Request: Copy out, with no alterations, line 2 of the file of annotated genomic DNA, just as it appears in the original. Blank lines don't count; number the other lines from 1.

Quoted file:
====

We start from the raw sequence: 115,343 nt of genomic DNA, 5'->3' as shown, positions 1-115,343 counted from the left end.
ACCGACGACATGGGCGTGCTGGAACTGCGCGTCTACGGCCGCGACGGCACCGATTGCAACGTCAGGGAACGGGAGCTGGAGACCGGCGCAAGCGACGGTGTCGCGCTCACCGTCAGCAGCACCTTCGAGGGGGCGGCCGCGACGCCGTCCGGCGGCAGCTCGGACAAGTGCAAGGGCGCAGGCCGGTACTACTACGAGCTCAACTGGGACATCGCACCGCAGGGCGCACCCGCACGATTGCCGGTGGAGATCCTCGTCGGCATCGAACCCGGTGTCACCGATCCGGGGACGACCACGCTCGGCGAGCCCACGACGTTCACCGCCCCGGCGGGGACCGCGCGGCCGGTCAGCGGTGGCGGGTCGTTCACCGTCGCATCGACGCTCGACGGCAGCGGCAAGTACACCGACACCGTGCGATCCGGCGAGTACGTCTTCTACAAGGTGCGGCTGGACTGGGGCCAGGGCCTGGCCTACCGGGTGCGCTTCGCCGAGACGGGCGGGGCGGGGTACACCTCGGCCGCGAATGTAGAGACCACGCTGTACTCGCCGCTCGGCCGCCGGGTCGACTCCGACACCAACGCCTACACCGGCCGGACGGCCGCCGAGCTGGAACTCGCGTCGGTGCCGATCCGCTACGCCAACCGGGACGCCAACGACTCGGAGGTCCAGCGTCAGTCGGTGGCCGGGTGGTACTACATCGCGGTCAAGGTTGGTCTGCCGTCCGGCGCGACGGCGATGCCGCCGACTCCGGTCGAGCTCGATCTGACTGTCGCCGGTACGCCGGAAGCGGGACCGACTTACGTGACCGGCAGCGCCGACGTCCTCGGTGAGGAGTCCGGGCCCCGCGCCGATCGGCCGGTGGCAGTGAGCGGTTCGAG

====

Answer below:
ACCGACGACATGGGCGTGCTGGAACTGCGCGTCTACGGCCGCGACGGCACCGATTGCAACGTCAGGGAACGGGAGCTGGAGACCGGCGCAAGCGACGGTGTCGCGCTCACCGTCAGCAGCACCTTCGAGGGGGCGGCCGCGACGCCGTCCGGCGGCAGCTCGGACAAGTGCAAGGGCGCAGGCCGGTACTACTACGAGCTCAACTGGGACATCGCACCGCAGGGCGCACCCGCACGATTGCCGGTGGAGATCCTCGTCGGCATCGAACCCGGTGTCACCGATCCGGGGACGACCACGCTCGGCGAGCCCACGACGTTCACCGCCCCGGCGGGGACCGCGCGGCCGGTCAGCGGTGGCGGGTCGTTCACCGTCGCATCGACGCTCGACGGCAGCGGCAAGTACACCGACACCGTGCGATCCGGCGAGTACGTCTTCTACAAGGTGCGGCTGGACTGGGGCCAGGGCCTGGCCTACCGGGTGCGCTTCGCCGAGACGGGCGGGGCGGGGTACACCTCGGCCGCGAATGTAGAGACCACGCTGTACTCGCCGCTCGGCCGCCGGGTCGACTCCGACACCAACGCCTACACCGGCCGGACGGCCGCCGAGCTGGAACTCGCGTCGGTGCCGATCCGCTACGCCAACCGGGACGCCAACGACTCGGAGGTCCAGCGTCAGTCGGTGGCCGGGTGGTACTACATCGCGGTCAAGGTTGGTCTGCCGTCCGGCGCGACGGCGATGCCGCCGACTCCGGTCGAGCTCGATCTGACTGTCGCCGGTACGCCGGAAGCGGGACCGACTTACGTGACCGGCAGCGCCGACGTCCTCGGTGAGGAGTCCGGGCCCCGCGCCGATCGGCCGGTGGCAGTGAGCGGTTCGAG